SHOT Show 2019 – New and peculiar, the Standard Manufacturing S333 Volleyfire double-action only revolver features two barrels that fire contemporarily and can discharge eight rounds of .22 Winchester Magnum Rimfire ammunition in three seconds
In terms of handguns for concealed carry and personal defense, perhaps one of the most unique new products seen at SHOT Show was displayed by Standard Manufacturing Co., LLC. – the New Britain (CT) based gunmaker known mostly for their futuristic DP-12 double-barrel sequentially-fired bull-pup pump-action shotgun first released in 2015 and since then turned into a popular culture icon.
It seemed just normal from them to introduce another double-barrel multi-shot firearm, this time a revolver: the Standard Manufacturing S333 Volleyfire.
A prototype pistol bearing the same name was showcased in prototype form by the same Company last year at SHOT Show; it was essentially a "Pepperbox" style six-barrel pistol using a break-open design and a set of rotating firing pins, it fired two barrels at the time, discharging two rounds of .25 ACP ammunition at the same time.
That design seems to have been superseded, as the S333 Volleyfire introduced at the 2019 SHOT Show is a double-action-only revolver built around a black hard-anodized, 7075 lightweight aluminum alloy frame, sporting two twin 1.¼" (3,17cm) barrels and a high strenght cylinder holding eight rounds of .22 Winchester Magnum Rimfire ammunition.
Being a double-action revolver, the S333 Volleyfire features a peculiar long trigger with two finger grooves – meant to be pulled with both the index and middle finger at the same time – and an integral articulated safety that requires a deliberate and full pull before the transfer bar will clear from the firing pins and hammers.
Once the trigger is fully depressed, the Standard Manufacturing S333 Volleyfire revolver discharges both barrels firing two rounds at once. The entire eight-shots cylinder can be emptied with four trigger pulls in about three seconds.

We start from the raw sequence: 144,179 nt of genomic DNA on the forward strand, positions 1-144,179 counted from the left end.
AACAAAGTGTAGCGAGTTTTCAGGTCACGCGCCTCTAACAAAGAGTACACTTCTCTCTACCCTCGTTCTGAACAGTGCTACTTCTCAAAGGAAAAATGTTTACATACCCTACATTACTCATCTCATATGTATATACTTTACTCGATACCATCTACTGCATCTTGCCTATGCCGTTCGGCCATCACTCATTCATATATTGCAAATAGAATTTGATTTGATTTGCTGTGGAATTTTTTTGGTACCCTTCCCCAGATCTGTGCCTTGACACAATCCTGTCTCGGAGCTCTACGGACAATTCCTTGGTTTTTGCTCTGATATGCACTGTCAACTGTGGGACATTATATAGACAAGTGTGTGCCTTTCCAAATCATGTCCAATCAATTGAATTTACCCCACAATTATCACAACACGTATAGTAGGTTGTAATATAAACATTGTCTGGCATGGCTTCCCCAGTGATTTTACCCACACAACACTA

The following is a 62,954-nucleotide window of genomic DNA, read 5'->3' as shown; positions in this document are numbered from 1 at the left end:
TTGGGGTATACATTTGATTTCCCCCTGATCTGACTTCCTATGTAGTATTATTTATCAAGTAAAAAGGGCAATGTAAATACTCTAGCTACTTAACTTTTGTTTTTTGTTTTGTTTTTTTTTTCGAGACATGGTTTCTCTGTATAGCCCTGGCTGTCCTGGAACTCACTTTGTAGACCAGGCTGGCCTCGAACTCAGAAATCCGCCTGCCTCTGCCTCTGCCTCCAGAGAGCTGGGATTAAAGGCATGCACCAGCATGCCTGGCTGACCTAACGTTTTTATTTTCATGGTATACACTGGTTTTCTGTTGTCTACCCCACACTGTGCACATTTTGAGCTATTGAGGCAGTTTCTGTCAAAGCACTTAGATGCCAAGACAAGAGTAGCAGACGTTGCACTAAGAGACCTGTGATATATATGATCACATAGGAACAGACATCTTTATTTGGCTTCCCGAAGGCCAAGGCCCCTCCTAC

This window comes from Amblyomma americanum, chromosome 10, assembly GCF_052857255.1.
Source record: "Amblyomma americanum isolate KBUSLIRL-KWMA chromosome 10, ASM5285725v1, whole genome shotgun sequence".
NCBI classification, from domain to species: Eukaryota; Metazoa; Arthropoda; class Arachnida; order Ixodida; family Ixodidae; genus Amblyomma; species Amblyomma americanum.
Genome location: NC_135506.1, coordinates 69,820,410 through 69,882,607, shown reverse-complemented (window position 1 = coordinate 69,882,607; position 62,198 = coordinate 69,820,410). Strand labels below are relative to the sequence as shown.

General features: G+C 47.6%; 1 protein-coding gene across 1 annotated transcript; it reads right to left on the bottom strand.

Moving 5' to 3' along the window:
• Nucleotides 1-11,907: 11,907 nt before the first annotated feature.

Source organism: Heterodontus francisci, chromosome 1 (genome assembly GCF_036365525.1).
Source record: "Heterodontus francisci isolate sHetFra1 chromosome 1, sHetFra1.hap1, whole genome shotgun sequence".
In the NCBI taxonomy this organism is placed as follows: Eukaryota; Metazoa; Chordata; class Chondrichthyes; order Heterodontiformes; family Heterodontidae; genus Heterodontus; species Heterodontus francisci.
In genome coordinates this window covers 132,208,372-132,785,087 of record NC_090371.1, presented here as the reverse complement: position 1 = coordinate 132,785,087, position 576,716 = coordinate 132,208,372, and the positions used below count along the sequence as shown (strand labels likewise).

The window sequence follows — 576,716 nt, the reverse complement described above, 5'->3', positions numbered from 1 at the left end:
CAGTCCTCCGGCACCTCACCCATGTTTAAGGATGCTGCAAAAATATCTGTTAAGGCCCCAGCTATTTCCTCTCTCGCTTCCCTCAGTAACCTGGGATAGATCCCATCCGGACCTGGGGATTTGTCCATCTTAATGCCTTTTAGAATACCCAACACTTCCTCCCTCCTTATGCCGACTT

While the .22 Winchester Magnum Rimfire may seem somewhat lackluster, it does pack a good punch, particularly if delivered in pairs and at a very short range; hence why the Standard Manufacturing S333 Volleyfire revolver may actually turn out to be a viable personal defense firearm.
With self-defense engagements occurring generally at distances of mere feet – very rarely yards – even just one or two pulls of the trigger on this odd and yet well-thought revolver may be enough to stop an attacker.
Volley guns are by no means a recent invention. Since muzzle loading times there are several examples of “volley guns” meant to shoot more than one barrel at each trigger pull, either to increase lethality of small caliber bullets or to spread more bullets in an arc.
Some muzzleloading pistols, for example, had several barrels splayed “duck feet” style so as to spread their fire on an arc, being meant to allow a single gentleman to defend himself against multiple assaulters, or to allow officers to engage multiple enemies.
Others had parallel barrels to increase lethality, the ratio being that multiple small caliber bullets were more lethal than a single, large caliber one.
But volley firing guns, although rare, weren’t limited to muzzleloading guns.
There are examples, like the obscure spanish “Concabicatoji” revolver, that shot three rounds at the same time.
The same did the italian Ludovici revolver, which never went beyond prototype stage, and that fired 3 .22 caliber chambers on a single trigger pull.
One of the main drawbacks was that since the force of the mainspring had to be distributed on multiple primers, the spring had to be extraordinarily strong, which meant a very heavy trigger pull. This problem remains the same as of today.
Other multibarrelled guns, such as the Lefecahux 20 shots pinfire revolver or the HDH Revolver (from the designer firm name, Henrion, Dassy & Heuschen, produced by the belgian Fabrique d’Armes et Cycles de Saint Etienne) did not fire both barrel at the same times: the arrangement was instead meant to allow the staggered chambers of a two row cylinder to be fired one at a time, aligning first the upper chamber to the upper barrel, then the lower chamber to the lower barrel.
That the complexity, heavy trigger pull and low practical shot capacity of such guns are indeed offset by increased lethality, compared to a larger caliber gun firing a single shot per trigger pull, is probably even more debatable today than it was at the time of those complex and exotic weapons, given the availability of high capacity, magnum caliber revolvers with 7 or even 8 .357 Magnum shots cylinders…